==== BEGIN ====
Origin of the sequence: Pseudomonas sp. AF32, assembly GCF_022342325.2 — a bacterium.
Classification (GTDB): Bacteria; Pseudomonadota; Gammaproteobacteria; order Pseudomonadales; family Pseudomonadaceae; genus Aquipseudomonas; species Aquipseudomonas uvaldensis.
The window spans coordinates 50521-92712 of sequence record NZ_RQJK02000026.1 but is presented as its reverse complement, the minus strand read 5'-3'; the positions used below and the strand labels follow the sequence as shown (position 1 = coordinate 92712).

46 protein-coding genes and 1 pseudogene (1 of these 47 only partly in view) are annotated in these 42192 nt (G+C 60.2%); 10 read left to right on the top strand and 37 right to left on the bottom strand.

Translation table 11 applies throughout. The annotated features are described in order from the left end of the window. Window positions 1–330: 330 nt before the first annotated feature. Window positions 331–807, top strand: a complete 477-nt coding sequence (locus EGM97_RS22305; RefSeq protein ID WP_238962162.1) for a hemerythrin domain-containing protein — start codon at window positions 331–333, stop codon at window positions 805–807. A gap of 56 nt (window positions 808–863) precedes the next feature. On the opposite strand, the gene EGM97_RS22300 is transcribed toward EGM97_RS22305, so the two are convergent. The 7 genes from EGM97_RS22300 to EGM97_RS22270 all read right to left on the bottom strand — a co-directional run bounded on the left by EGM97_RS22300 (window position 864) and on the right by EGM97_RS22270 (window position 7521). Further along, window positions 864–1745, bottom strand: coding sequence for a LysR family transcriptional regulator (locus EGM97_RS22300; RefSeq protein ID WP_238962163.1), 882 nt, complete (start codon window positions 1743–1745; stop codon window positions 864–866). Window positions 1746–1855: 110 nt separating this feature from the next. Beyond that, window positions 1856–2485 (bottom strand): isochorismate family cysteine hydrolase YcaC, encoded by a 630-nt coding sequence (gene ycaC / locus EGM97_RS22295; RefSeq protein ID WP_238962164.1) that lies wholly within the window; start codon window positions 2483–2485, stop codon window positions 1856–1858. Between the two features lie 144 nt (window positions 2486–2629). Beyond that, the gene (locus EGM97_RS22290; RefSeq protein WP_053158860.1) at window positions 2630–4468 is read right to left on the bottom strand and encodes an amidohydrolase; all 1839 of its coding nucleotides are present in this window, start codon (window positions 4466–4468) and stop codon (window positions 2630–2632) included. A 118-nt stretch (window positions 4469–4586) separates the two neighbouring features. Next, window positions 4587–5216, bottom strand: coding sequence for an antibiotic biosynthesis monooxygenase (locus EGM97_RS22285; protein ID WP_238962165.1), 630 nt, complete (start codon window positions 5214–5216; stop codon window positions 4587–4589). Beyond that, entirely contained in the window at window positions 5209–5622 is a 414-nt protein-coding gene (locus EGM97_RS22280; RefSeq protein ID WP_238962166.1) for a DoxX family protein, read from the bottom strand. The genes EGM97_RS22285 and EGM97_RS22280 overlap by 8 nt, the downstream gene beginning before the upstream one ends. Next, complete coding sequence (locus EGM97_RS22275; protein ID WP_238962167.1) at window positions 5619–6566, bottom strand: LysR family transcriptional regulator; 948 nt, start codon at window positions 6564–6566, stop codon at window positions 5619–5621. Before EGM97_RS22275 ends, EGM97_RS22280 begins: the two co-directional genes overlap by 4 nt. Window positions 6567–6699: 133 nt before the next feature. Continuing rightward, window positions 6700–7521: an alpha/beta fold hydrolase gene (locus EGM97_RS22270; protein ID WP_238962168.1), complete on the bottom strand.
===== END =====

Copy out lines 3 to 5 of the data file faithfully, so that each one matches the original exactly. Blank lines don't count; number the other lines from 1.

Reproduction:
The window spans coordinates 50521-92712 of sequence record NZ_RQJK02000026.1 but is presented as its reverse complement, the minus strand read 5'-3'; the positions used below and the strand labels follow the sequence as shown (position 1 = coordinate 92712).

46 protein-coding genes and 1 pseudogene (1 of these 47 only partly in view) are annotated in these 42192 nt (G+C 60.2%); 10 read left to right on the top strand and 37 right to left on the bottom strand.

Translation table 11 applies throughout. The annotated features are described in order from the left end of the window. Window positions 1–330: 330 nt before the first annotated feature. Window positions 331–807, top strand: a complete 477-nt coding sequence (locus EGM97_RS22305; RefSeq protein ID WP_238962162.1) for a hemerythrin domain-containing protein — start codon at window positions 331–333, stop codon at window positions 805–807. A gap of 56 nt (window positions 808–863) precedes the next feature. On the opposite strand, the gene EGM97_RS22300 is transcribed toward EGM97_RS22305, so the two are convergent. The 7 genes from EGM97_RS22300 to EGM97_RS22270 all read right to left on the bottom strand — a co-directional run bounded on the left by EGM97_RS22300 (window position 864) and on the right by EGM97_RS22270 (window position 7521). Further along, window positions 864–1745, bottom strand: coding sequence for a LysR family transcriptional regulator (locus EGM97_RS22300; RefSeq protein ID WP_238962163.1), 882 nt, complete (start codon window positions 1743–1745; stop codon window positions 864–866). Window positions 1746–1855: 110 nt separating this feature from the next. Beyond that, window positions 1856–2485 (bottom strand): isochorismate family cysteine hydrolase YcaC, encoded by a 630-nt coding sequence (gene ycaC / locus EGM97_RS22295; RefSeq protein ID WP_238962164.1) that lies wholly within the window; start codon window positions 2483–2485, stop codon window positions 1856–1858. Between the two features lie 144 nt (window positions 2486–2629). Beyond that, the gene (locus EGM97_RS22290; RefSeq protein WP_053158860.1) at window positions 2630–4468 is read right to left on the bottom strand and encodes an amidohydrolase; all 1839 of its coding nucleotides are present in this window, start codon (window positions 4466–4468) and stop codon (window positions 2630–2632) included. A 118-nt stretch (window positions 4469–4586) separates the two neighbouring features. Next, window positions 4587–5216, bottom strand: coding sequence for an antibiotic biosynthesis monooxygenase (locus EGM97_RS22285; protein ID WP_238962165.1), 630 nt, complete (start codon window positions 5214–5216; stop codon window positions 4587–4589). Beyond that, entirely contained in the window at window positions 5209–5622 is a 414-nt protein-coding gene (locus EGM97_RS22280; RefSeq protein ID WP_238962166.1) for a DoxX family protein, read from the bottom strand. The genes EGM97_RS22285 and EGM97_RS22280 overlap by 8 nt, the downstream gene beginning before the upstream one ends. Next, complete coding sequence (locus EGM97_RS22275; protein ID WP_238962167.1) at window positions 5619–6566, bottom strand: LysR family transcriptional regulator; 948 nt, start codon at window positions 6564–6566, stop codon at window positions 5619–5621. Before EGM97_RS22275 ends, EGM97_RS22280 begins: the two co-directional genes overlap by 4 nt. Window positions 6567–6699: 133 nt before the next feature. Continuing rightward, window positions 6700–7521: an alpha/beta fold hydrolase gene (locus EGM97_RS22270; protein ID WP_238962168.1), complete on the bottom strand.